Translational assessment of a genetic engineering methodology to improve islet function for transplantation.


The Rolf Luft Research Center for Diabetes and Endocrinology, Karolinska Institutet, Stockholm, Sweden. Electronic address: [Email]


BACKGROUND : The functional quality of insulin-secreting islet beta cells is a major factor determining the outcome of clinical transplantations for diabetes. It is therefore of importance to develop methodological strategies aiming at optimizing islet cell function prior to transplantation. In this study we propose a synthetic biology approach to genetically engineer cellular signalling pathways in islet cells.
METHODS : We established a novel procedure to modify islet beta cell function by combining adenovirus-mediated transduction with reaggregation of islet cells into pseudoislets. As a proof-of-concept for the genetic engineering of islets prior to transplantation, this methodology was applied to increase the expression of the V1b receptor specifically in insulin-secreting beta cells. The functional outcomes were assessed in vitro and in vivo following transplantation into the anterior chamber of the eye.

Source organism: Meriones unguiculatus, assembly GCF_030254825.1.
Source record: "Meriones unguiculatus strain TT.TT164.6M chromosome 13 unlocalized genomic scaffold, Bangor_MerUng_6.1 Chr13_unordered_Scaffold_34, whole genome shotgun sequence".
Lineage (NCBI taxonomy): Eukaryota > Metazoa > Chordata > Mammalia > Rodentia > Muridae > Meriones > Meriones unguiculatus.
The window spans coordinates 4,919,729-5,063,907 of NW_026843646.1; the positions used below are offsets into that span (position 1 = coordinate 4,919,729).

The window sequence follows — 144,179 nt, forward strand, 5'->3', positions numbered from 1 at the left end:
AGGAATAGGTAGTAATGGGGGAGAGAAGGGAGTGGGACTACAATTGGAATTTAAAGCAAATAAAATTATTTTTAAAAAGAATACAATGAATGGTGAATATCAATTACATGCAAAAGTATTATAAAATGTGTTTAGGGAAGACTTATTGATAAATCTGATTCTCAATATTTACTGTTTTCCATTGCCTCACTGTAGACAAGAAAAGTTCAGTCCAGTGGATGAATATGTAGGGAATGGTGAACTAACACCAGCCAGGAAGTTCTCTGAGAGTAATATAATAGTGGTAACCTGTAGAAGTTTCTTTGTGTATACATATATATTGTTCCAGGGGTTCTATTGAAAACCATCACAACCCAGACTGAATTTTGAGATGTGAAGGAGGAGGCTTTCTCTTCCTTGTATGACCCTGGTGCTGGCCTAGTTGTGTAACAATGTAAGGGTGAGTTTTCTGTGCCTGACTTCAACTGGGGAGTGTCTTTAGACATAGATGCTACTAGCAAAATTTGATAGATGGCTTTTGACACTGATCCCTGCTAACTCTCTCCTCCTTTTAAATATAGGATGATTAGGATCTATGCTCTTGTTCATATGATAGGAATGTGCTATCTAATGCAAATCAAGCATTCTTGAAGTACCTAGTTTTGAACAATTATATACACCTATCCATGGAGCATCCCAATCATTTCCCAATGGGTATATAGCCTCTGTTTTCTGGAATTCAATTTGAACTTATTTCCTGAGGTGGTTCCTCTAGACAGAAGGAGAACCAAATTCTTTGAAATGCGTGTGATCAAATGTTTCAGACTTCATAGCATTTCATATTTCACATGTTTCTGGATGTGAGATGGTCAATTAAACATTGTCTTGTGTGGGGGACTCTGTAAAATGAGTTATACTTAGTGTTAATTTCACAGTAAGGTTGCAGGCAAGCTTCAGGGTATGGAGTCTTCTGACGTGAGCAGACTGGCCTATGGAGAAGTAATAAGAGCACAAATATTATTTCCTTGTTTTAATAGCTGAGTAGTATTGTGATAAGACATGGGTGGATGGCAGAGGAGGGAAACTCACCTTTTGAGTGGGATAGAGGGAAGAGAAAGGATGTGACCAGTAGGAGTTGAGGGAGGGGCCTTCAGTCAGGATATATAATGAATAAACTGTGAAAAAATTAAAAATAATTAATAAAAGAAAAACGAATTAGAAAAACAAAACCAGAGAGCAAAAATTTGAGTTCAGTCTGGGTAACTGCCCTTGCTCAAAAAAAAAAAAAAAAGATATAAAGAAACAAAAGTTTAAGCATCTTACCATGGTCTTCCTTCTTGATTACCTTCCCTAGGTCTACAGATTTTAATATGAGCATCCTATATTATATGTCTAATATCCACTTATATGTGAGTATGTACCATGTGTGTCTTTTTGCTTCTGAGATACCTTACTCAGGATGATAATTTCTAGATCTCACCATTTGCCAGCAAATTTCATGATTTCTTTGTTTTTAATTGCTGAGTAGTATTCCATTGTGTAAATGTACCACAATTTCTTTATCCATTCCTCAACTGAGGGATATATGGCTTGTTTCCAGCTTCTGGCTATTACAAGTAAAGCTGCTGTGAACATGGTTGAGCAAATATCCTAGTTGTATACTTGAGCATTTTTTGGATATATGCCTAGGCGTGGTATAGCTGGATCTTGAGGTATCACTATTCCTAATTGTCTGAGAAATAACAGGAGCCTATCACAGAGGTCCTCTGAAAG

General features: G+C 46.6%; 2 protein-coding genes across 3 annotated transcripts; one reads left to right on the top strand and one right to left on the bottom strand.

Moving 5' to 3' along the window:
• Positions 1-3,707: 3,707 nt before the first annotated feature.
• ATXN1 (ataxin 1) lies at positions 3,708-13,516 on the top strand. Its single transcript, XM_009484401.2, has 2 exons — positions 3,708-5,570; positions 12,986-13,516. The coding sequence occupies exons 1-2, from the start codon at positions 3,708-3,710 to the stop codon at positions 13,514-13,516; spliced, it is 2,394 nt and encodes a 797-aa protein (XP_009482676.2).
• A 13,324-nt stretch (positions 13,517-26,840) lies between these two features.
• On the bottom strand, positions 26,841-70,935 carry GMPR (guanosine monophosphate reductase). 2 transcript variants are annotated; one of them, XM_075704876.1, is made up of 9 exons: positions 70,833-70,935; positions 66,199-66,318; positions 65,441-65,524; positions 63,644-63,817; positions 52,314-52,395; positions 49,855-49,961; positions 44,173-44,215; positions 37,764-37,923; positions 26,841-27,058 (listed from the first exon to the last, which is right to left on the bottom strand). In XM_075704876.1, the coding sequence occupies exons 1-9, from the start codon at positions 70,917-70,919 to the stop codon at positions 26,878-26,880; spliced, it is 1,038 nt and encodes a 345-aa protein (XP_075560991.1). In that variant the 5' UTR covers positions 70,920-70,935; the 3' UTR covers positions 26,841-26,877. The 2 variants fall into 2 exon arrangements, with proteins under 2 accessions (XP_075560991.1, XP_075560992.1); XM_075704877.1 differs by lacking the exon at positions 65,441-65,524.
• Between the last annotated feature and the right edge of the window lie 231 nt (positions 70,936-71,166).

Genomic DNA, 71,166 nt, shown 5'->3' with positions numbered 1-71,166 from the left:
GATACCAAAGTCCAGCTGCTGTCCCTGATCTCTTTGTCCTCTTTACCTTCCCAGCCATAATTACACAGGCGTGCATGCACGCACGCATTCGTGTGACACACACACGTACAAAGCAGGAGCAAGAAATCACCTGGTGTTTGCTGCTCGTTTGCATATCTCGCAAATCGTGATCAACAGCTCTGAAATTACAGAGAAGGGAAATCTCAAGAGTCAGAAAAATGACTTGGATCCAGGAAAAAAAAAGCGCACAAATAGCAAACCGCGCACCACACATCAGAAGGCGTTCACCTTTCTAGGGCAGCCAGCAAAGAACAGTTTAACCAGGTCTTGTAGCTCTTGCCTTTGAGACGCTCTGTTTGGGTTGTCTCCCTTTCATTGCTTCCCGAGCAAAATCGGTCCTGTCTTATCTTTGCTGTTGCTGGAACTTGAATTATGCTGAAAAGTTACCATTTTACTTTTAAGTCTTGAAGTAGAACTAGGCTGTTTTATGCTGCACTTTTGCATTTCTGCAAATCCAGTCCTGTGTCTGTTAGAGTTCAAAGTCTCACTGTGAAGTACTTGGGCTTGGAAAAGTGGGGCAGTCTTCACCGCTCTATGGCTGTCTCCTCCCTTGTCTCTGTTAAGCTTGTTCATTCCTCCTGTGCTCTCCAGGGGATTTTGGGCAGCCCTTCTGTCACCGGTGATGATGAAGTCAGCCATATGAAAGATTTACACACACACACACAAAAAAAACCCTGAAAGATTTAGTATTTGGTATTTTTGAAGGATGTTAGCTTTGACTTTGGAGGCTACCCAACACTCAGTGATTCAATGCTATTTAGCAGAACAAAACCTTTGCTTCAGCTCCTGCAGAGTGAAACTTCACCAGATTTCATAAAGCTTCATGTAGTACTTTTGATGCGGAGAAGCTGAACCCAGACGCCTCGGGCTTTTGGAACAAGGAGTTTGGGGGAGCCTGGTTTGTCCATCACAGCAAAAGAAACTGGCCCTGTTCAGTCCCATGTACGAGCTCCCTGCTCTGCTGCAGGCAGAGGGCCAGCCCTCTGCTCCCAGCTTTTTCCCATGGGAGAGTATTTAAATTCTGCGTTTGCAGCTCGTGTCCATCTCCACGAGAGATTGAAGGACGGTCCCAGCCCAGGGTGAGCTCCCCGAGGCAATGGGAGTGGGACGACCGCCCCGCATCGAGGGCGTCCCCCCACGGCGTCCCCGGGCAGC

RESULTS : Pseudoislets produced from mouse dissociated islet cells displayed basic functions similar to intact native islets in terms of glucose induced intracellular signalling and insulin release, and after transplantation were properly vascularized and contributed to blood glucose homeostasis. The synthetic amplification of the V1b receptor signalling in beta cells successfully modulated pseudoislet function in vitro. Finally, in vivo responses of these pseudoislet grafts to vasopressin allowed evaluation of the potential benefits of this approach in regenerative medicine.
CONCLUSIONS : These results are promising first steps towards the generation of high-quality islets and suggest synthetic biology as an important tool in future clinical islet transplantations. Moreover, the presented methodology might serve as a useful research strategy to dissect cellular signalling mechanisms of relevance for optimal islet function.


Diabetes,In vivo imaging,Pseudoislet,Synthetic biology,Transplantation,Vasopressin,